In all four countries, more than half of the companies surveyed received whistleblowing reports from the whistleblowing system last year (Figure 46). There are clear differences depending on company size: the larger the company, the higher the probability of reporting (see country charts).
The statistical analysis also shows that whistleblowing systems of international companies and public sector enterprises are used more frequently. French companies received the fewest whistleblowing reports from their whistleblowing systems.
In the last study, which was carried out in Switzerland only, 29 per cent of large companies received no reports in 2017. At 40 per cent, the proportion is significantly higher in this year's survey. Receiving no reports or a low number of reports can be an indication that there are few or no cases of misconduct in a company. On the other hand, a low number can be due to a lack of awareness or distrust on the part of stakeholders. The available data does not allow for a clear explanation of the reasons.
Looking more closely at the number of reports, companies received an average of 52 last year across all countries and company sizes. Here, too, the size of the company is a decisive factor. The larger a company, the more whistleblowing reports the whistleblowing system receives. Large companies receive an average of 65 reports per year and SMEs 16.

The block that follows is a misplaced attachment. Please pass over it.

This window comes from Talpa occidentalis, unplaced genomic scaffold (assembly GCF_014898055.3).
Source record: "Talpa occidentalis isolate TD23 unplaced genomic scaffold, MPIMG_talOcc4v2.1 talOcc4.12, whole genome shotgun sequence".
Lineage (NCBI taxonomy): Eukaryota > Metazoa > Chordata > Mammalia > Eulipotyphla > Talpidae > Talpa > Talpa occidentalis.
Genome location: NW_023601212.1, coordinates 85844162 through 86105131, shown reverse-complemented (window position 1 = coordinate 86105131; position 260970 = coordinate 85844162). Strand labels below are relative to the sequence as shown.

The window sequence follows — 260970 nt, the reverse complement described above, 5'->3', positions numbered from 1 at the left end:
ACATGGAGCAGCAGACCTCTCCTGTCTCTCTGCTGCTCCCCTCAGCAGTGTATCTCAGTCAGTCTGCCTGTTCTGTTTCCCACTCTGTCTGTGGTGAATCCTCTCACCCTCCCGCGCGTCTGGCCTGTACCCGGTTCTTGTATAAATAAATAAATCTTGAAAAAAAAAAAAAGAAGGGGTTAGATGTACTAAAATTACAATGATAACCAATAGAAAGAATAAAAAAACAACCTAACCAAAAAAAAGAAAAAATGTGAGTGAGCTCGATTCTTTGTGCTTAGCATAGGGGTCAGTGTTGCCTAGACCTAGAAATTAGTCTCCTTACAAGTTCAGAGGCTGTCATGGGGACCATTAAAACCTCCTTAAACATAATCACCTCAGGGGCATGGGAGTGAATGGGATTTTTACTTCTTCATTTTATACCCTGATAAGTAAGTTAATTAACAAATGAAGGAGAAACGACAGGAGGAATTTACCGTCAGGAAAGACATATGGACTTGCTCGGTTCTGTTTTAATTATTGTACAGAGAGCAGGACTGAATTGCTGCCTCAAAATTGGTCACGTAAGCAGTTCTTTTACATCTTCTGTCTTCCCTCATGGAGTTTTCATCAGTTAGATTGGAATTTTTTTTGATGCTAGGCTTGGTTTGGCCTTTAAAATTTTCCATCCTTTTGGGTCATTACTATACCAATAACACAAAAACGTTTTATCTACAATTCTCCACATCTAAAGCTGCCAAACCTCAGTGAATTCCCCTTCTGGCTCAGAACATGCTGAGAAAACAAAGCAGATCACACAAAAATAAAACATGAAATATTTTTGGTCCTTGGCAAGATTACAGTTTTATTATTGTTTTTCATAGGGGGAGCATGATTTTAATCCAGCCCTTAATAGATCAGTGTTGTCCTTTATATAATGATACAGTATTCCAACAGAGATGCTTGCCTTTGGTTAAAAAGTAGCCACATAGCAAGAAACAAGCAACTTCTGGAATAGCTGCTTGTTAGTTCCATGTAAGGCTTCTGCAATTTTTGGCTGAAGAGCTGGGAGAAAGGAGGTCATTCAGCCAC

In addition, it can be observed that specialized reporting channels - i.e. hotline/call centres, mobile apps, social media and web-based whistleblowing systems – are a driver for the number of reports. Companies with these reporting channels receive more reports than companies that use general channels (personal visits, letter/fax, e-mail and telephone). In addition, in-depth statistical analysis shows that more reports are received by the whistleblowing system if communication is facilitated via as many channels as possible.